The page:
As talks on nuclear weapons stalled North Korea fired missiles into waters off its coast Thursday in an apparent test launch.
The launches of an unknown number of short-range missiles, which were confirmed by South Korea's Defense Ministry, were unlikely to ratchet up regional tension as they demonstrated no new threat from the communist North. The country's arsenal includes a variety of missiles, some of which are believed able to reach as far as parts of the United States.
Still, the North has in the past used such actions to signal its impatience with the international community and to make sure that Pyongyang gets the attention it feels it deserves.
"We have intelligence that North Korea fired short-range missiles into the waters off its western coast, and we are trying to confirm how many were fired and what type of missiles they are," a South Korean Defense Ministry official said on customary condition of anonymity.
South Korea's Yonhap news agency reported the North fired one or two missiles Thursday morning, citing an unnamed intelligence official.
Another intelligence official said North Korea fired two missiles Thursday - one in the morning and one in the afternoon - believed to be "part of routine drills," according to Yonhap.
The missiles were either land-to-ship or ship-to-ship models with a range of less than 100 kilometers (62 miles), and fell into North Korea's territorial waters, the report said.
North Korea became a confirmed nuclear weapons state with its Oct. 9 underground atomic detonation, but experts do not believe it has a bomb design advanced enough to be placed atop a missile.
The missiles were the second barrage fired by the North in two weeks.
On May 25, North Korea fired at least one missile off its eastern coast and intelligence officials said afterward that it was believed to be preparing for more test launches.
However, the U.S. and South Korea downplayed that earlier launch, also saying it was part of routine exercises.
Thursday's launch comes amid the latest deadlock in nuclear talks with the North, which missed a mid-April deadline to shut down its sole operating nuclear reactor under an agreement with the U.S. and other regional powers.
North Korea has refused to act until it receives some US$25 million (EUR18.4 million) in funds that had been frozen in a Macau bank, Banco Delta Asia.
The bank has been blacklisted by Washington for alleged complicity in counterfeiting and money laundering by Pyongyang. The U.S. has given its blessing for the money to be freed to win progress on the nuclear standoff, but the North has yet to withdraw it - instead seeking another bank to accept an electronic transfer to prove the funds are now clean.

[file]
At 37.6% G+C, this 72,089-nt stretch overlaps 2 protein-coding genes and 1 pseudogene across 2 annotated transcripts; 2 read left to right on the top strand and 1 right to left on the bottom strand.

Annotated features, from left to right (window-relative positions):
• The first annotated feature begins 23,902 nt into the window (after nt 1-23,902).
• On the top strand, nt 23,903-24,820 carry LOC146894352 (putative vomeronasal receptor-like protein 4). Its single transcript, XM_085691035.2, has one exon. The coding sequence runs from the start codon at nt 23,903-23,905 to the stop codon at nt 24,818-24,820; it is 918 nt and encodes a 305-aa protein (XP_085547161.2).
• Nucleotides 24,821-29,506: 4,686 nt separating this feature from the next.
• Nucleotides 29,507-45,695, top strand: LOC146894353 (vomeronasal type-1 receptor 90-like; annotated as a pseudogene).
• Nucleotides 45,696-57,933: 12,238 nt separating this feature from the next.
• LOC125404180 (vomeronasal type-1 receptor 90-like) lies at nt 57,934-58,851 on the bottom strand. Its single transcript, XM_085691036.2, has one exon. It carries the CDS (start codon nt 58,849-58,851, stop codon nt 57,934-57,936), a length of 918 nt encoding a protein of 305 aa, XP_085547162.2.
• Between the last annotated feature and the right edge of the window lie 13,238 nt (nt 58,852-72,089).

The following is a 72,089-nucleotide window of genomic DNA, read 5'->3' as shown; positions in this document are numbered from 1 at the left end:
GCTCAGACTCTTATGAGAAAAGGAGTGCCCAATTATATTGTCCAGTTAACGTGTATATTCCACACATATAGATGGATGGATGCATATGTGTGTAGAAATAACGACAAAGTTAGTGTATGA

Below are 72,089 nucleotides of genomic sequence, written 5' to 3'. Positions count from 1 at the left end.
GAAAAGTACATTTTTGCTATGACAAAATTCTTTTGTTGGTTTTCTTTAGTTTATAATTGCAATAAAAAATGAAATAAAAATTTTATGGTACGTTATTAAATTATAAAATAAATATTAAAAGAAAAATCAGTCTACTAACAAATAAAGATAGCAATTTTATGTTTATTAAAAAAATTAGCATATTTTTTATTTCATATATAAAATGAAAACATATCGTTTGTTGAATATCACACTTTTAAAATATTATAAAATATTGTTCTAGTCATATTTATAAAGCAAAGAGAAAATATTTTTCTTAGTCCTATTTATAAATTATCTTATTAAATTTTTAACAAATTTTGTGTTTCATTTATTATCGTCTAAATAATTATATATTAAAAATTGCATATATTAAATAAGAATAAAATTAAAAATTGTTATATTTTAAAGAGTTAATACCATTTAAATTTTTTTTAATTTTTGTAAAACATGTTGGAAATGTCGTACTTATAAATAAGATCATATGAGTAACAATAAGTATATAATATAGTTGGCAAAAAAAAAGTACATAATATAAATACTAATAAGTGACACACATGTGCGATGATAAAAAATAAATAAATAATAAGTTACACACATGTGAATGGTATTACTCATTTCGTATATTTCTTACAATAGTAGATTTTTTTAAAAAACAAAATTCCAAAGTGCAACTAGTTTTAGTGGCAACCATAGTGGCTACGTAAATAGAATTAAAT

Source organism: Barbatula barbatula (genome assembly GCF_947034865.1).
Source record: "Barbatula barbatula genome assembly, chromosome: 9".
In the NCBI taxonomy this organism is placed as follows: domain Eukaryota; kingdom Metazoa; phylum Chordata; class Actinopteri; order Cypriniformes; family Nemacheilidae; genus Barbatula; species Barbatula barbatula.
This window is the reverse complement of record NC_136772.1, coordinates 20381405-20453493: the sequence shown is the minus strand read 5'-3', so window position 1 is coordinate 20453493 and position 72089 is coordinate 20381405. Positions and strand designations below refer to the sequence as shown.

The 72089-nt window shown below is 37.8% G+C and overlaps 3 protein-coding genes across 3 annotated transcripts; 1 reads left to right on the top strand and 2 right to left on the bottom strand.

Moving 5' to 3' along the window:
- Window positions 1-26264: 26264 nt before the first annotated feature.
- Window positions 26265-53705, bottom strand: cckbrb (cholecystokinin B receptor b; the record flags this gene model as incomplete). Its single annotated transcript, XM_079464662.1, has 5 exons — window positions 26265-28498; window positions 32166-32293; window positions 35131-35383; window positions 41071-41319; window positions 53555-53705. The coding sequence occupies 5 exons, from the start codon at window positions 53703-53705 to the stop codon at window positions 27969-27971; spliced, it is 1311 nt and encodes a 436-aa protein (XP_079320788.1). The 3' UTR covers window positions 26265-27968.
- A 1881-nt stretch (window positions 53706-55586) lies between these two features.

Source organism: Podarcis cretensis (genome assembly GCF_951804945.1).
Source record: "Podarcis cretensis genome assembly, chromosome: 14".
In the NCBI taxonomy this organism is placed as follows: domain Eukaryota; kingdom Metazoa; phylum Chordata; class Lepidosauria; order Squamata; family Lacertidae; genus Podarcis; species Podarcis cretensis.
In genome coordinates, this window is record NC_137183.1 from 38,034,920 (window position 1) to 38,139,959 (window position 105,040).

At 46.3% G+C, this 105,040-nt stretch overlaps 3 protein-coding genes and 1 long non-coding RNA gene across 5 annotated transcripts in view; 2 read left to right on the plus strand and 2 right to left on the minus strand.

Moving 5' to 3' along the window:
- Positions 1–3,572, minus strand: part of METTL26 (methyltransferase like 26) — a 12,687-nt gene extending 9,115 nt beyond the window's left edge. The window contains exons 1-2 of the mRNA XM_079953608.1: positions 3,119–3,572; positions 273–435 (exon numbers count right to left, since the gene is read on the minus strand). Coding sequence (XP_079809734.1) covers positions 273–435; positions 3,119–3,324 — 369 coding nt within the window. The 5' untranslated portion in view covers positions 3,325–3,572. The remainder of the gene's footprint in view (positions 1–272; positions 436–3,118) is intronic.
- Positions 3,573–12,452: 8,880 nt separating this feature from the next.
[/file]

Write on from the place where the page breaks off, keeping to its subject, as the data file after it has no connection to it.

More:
Other banks have been reluctant to touch the tainted money, and the U.S. has been working to find an institution willing to handle the funds.
South Korean Foreign Minister Song Min-soon said Thursday that the bank dispute could be resolved before international patience wears out. He indicated that Seoul and its regional partners - the U.S., China, Russia and Japan - were exploring solutions through unspecified "dramatic measures."
Song also expressed regret Thursday that Seoul was not able to immediately send rice aid to North Korea due to the lack of progress on nuclear disarmament.
During high-level talks last week between the Koreas, Seoul delayed a promised shipment of 400,000 tons of rice aid to the North until Pyongyang moves on its reactor shutdown promise.
Saying the delay was "extremely regrettable," Song vowed efforts to create conditions for Seoul to deliver the aid - while reiterating the South will not move forward unless the nuclear deadlock is resolved.
Despite the impasse, the two Koreas opened working-level talks Thursday on a deal for the South to give Pyongyang US$80 million (EUR62 million) worth of raw materials for making clothes, shoes and soap in exchange for rights to develop mineral resources in the North.
The behavior of the Russian inspector satellite, which was launched in the autumn of 2017, puzzles military officials in the United States
When the bill was submitted to Congress on August 2, the reason for imposing the new sanctions on Russia was based on Russia's alleged interference in the US presidential election in 2016, but then something clicked